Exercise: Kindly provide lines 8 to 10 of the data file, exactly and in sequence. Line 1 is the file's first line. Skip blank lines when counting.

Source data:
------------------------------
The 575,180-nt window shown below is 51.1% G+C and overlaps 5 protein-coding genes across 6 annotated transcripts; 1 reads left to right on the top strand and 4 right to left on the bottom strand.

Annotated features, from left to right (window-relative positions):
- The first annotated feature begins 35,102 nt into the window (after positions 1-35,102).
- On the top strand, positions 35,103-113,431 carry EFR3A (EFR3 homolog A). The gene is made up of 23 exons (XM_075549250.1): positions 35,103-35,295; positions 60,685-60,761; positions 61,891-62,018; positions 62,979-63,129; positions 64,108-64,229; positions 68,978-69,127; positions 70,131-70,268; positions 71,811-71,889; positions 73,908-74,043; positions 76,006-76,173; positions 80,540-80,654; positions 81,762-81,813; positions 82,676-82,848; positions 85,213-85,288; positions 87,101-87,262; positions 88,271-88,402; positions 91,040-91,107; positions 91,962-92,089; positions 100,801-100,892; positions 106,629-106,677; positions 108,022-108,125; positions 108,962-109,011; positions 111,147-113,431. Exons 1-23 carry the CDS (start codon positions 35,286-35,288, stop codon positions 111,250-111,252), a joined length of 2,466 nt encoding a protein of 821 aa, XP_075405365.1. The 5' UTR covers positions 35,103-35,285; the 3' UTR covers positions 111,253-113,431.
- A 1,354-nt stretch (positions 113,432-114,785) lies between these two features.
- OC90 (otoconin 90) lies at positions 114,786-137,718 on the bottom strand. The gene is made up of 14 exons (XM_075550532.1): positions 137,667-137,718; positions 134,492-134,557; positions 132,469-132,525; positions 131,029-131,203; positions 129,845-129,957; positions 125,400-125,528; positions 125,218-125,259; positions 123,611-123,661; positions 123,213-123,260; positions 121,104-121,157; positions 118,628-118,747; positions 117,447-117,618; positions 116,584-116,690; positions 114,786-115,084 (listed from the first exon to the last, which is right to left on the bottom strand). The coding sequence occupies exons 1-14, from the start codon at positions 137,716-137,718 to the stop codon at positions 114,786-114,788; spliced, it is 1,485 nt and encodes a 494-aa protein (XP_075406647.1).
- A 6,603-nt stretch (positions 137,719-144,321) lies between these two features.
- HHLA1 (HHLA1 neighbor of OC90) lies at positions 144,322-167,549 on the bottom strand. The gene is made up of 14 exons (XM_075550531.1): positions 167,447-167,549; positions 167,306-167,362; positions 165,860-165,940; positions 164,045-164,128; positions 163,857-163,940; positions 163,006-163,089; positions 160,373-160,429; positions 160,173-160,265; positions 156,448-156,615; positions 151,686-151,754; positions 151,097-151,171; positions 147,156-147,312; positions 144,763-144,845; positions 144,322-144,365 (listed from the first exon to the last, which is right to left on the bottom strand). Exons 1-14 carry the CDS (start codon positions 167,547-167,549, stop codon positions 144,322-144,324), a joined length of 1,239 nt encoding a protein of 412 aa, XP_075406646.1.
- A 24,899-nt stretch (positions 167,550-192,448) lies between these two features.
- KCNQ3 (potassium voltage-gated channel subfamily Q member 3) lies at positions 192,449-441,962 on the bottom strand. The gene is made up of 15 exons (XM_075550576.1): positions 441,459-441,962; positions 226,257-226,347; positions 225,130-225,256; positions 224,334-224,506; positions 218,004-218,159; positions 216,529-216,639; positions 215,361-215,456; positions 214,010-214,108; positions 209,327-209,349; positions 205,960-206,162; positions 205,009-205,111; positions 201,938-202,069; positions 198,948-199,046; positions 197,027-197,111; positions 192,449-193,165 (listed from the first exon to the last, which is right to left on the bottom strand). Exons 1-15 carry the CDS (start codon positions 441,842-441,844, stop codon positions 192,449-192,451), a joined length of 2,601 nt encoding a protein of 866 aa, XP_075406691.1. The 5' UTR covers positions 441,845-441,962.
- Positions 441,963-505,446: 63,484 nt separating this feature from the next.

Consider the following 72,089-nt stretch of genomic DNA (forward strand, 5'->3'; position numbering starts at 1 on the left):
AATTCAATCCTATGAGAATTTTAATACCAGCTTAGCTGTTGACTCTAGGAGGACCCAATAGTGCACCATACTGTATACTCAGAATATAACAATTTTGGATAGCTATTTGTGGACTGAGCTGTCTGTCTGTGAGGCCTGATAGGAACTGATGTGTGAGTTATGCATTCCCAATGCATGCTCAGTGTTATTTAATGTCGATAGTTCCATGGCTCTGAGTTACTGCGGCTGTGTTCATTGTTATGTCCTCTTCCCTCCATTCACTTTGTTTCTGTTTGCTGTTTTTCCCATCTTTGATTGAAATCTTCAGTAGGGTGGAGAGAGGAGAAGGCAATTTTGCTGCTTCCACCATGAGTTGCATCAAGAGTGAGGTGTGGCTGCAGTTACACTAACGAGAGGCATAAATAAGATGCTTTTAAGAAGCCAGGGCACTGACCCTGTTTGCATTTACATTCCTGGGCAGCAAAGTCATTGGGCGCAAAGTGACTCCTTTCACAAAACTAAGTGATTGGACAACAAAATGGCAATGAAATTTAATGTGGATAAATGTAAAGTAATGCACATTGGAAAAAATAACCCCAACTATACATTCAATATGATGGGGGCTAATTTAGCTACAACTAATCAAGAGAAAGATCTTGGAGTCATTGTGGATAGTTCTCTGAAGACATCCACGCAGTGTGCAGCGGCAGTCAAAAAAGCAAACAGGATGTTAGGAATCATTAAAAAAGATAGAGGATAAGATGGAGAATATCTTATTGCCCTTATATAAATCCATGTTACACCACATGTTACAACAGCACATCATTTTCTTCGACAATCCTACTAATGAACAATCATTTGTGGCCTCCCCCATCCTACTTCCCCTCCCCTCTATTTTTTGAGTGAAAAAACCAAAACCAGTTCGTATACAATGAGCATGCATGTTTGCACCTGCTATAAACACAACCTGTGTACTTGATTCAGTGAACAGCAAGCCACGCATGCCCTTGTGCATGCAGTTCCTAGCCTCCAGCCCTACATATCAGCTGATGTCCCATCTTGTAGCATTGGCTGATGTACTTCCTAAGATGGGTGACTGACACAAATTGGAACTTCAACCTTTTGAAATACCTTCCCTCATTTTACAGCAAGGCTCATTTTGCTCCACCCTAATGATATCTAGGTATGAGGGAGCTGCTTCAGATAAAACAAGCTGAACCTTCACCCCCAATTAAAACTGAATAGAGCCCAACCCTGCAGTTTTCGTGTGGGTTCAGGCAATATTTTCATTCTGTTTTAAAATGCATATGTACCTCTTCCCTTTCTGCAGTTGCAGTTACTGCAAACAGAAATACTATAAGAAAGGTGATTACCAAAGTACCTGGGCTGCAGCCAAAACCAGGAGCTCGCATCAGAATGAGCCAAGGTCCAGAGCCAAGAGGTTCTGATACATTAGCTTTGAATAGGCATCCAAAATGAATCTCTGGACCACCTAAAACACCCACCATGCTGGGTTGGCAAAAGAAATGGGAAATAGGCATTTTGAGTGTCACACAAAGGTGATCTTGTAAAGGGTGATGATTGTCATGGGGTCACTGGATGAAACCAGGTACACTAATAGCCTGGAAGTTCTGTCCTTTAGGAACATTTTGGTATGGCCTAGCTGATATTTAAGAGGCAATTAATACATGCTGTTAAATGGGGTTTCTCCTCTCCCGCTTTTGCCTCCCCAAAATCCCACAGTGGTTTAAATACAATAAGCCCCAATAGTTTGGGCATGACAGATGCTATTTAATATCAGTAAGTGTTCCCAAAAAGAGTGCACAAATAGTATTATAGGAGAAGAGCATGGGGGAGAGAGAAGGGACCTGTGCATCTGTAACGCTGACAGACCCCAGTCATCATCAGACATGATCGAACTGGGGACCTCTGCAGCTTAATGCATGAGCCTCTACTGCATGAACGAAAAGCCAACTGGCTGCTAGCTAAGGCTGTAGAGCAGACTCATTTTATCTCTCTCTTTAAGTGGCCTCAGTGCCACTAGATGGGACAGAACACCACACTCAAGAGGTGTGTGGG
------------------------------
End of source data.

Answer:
- HHLA1 (HHLA1 neighbor of OC90) lies at positions 144,322-167,549 on the bottom strand. The gene is made up of 14 exons (XM_075550531.1): positions 167,447-167,549; positions 167,306-167,362; positions 165,860-165,940; positions 164,045-164,128; positions 163,857-163,940; positions 163,006-163,089; positions 160,373-160,429; positions 160,173-160,265; positions 156,448-156,615; positions 151,686-151,754; positions 151,097-151,171; positions 147,156-147,312; positions 144,763-144,845; positions 144,322-144,365 (listed from the first exon to the last, which is right to left on the bottom strand). Exons 1-14 carry the CDS (start codon positions 167,547-167,549, stop codon positions 144,322-144,324), a joined length of 1,239 nt encoding a protein of 412 aa, XP_075406646.1.
- A 24,899-nt stretch (positions 167,550-192,448) lies between these two features.
- KCNQ3 (potassium voltage-gated channel subfamily Q member 3) lies at positions 192,449-441,962 on the bottom strand. The gene is made up of 15 exons (XM_075550576.1): positions 441,459-441,962; positions 226,257-226,347; positions 225,130-225,256; positions 224,334-224,506; positions 218,004-218,159; positions 216,529-216,639; positions 215,361-215,456; positions 214,010-214,108; positions 209,327-209,349; positions 205,960-206,162; positions 205,009-205,111; positions 201,938-202,069; positions 198,948-199,046; positions 197,027-197,111; positions 192,449-193,165 (listed from the first exon to the last, which is right to left on the bottom strand). Exons 1-15 carry the CDS (start codon positions 441,842-441,844, stop codon positions 192,449-192,451), a joined length of 2,601 nt encoding a protein of 866 aa, XP_075406691.1. The 5' UTR covers positions 441,845-441,962.